Baron Jožef Kalasanc Erberg (1771–1843) from Ljubljana was employed by various local guilds, and for a time also worked in Vienna as the tutor of the prince. He was a cultural historian, art and antiques collector, an amateur naturalist and a friend of Žiga Zois (1747–1819). He built a veritable botanical garden on his property in Dol near Ljubljana, containing over 7,000 plants. In the attached pavilion, he displayed works of art, as well as ethnological and technological items and natural history objects (birds, minerals and herbaria).
An early term for collections of dried plants was hortus siccus or “dried garden”. The first herbaria were created in the 16th century, enabled by advancements in large-scale paper production. Until the 18th century, they were produced in the form of books. Later, people started to keep them as collections of separate sheets, and it was at that time that the word herbarium came into use. In addition to botanists with scientific motivations, they were also popular among aristocrats, who fancied them for their natural science cabinets.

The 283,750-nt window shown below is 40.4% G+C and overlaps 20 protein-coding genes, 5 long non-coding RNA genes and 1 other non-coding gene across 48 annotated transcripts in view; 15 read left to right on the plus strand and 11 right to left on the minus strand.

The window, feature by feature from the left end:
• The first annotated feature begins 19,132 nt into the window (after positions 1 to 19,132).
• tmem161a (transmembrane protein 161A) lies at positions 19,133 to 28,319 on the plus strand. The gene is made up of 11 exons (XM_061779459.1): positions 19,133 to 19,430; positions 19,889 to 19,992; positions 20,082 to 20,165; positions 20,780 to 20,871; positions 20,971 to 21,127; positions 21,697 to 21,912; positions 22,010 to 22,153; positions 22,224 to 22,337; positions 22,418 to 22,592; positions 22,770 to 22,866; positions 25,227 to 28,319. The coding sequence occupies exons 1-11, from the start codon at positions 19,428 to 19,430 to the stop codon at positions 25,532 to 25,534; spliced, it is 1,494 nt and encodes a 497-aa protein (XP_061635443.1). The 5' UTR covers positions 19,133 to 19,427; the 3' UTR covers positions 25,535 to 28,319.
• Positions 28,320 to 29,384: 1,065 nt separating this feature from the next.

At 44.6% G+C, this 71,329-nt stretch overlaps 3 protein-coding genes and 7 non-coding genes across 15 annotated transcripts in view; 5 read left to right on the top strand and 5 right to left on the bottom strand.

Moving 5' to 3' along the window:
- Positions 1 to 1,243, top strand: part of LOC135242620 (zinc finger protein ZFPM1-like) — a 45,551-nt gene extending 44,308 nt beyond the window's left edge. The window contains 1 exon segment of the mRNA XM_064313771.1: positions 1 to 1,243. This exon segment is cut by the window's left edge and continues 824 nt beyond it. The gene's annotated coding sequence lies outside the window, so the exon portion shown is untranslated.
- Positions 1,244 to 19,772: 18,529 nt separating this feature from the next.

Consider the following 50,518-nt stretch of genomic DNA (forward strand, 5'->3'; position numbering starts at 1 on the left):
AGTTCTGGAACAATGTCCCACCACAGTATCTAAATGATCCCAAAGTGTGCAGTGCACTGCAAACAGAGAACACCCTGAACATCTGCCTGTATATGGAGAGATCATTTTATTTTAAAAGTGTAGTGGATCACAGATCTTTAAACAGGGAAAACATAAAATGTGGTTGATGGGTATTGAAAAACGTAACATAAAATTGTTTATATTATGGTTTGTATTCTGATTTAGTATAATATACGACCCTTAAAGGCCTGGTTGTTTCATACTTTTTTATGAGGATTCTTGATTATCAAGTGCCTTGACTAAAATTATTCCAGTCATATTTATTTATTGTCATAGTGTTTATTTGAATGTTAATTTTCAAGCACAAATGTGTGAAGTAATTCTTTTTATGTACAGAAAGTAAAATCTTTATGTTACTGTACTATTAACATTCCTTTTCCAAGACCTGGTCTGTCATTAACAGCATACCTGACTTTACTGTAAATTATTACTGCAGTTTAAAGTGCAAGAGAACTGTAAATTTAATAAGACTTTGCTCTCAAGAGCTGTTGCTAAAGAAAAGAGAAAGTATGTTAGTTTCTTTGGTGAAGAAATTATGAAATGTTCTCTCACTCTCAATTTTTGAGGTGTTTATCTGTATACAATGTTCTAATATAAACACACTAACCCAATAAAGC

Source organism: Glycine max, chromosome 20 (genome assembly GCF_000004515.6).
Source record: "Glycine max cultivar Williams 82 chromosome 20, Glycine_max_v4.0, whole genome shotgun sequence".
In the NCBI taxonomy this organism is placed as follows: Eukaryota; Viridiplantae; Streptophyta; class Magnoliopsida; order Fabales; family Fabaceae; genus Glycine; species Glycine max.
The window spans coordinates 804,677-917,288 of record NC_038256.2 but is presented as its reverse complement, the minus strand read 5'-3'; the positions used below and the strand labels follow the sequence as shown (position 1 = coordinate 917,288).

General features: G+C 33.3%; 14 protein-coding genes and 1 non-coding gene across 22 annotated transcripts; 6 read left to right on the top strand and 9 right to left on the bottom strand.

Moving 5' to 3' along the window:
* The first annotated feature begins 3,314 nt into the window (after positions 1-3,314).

The Slovenian Museum of Natural History keeps two herbaria in book form that were owned by Baron Jožef Kalasanc Erberg. The “Dolski Herbarium” (Herbarium vivum Lustthalense) is 47 cm high and 32 cm wide. It contains only one dried plant per page, with names written in Latin. Some of the 135 pages also have additional comments in German Gothic script. A list of plant species in alphabetical order is included at the end.
The other one is colloquially named “Herbarium with Vases”. It features a signature by Jožef Kalasanc Erberg on the first page, followed by a list of 389 plant species, which are identified by their pre-Linnaean and German names. The dried plants are decorated with yellow and red vases, hence its name.